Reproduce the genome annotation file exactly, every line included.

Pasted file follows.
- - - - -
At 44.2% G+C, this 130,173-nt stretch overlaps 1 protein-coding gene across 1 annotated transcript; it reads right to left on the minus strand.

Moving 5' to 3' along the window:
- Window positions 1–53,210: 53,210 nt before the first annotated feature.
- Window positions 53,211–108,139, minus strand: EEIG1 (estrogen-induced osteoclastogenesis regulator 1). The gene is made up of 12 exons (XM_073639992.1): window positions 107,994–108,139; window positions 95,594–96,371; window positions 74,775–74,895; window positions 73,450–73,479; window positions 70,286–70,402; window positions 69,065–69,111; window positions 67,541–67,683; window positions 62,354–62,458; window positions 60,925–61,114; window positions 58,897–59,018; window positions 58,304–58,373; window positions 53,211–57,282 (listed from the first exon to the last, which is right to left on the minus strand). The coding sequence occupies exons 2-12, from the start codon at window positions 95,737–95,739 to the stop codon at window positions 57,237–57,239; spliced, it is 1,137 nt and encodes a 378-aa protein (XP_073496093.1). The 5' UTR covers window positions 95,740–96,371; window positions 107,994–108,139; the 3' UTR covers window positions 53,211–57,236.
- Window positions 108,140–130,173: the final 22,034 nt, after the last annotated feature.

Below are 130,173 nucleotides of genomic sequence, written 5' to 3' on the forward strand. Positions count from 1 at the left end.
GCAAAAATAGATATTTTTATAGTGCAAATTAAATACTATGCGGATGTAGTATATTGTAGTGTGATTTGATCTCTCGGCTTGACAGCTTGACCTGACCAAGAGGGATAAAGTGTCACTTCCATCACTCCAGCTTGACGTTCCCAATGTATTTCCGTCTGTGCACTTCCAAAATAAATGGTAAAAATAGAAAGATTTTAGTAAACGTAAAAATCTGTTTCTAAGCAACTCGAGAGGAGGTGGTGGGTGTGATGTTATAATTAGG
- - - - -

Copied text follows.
At 44.2% G+C, this 130,173-nt stretch overlaps 1 protein-coding gene across 1 annotated transcript; it reads right to left on the minus strand.

Moving 5' to 3' along the window:
- Window positions 1–53,210: 53,210 nt before the first annotated feature.
- Window positions 53,211–108,139, minus strand: EEIG1 (estrogen-induced osteoclastogenesis regulator 1). The gene is made up of 12 exons (XM_073639992.1): window positions 107,994–108,139; window positions 95,594–96,371; window positions 74,775–74,895; window positions 73,450–73,479; window positions 70,286–70,402; window positions 69,065–69,111; window positions 67,541–67,683; window positions 62,354–62,458; window positions 60,925–61,114; window positions 58,897–59,018; window positions 58,304–58,373; window positions 53,211–57,282 (listed from the first exon to the last, which is right to left on the minus strand). The coding sequence occupies exons 2-12, from the start codon at window positions 95,737–95,739 to the stop codon at window positions 57,237–57,239; spliced, it is 1,137 nt and encodes a 378-aa protein (XP_073496093.1). The 5' UTR covers window positions 95,740–96,371; window positions 107,994–108,139; the 3' UTR covers window positions 53,211–57,236.
- Window positions 108,140–130,173: the final 22,034 nt, after the last annotated feature.

Below are 130,173 nucleotides of genomic sequence, written 5' to 3' on the forward strand. Positions count from 1 at the left end.
GCAAAAATAGATATTTTTATAGTGCAAATTAAATACTATGCGGATGTAGTATATTGTAGTGTGATTTGATCTCTCGGCTTGACAGCTTGACCTGACCAAGAGGGATAAAGTGTCACTTCCATCACTCCAGCTTGACGTTCCCAATGTATTTCCGTCTGTGCACTTCCAAAATAAATGGTAAAAATAGAAAGATTTTAGTAAACGTAAAAATCTGTTTCTAAGCAACTCGAGAGGAGGTGGTGGGTGTGATGTTATAATTAGG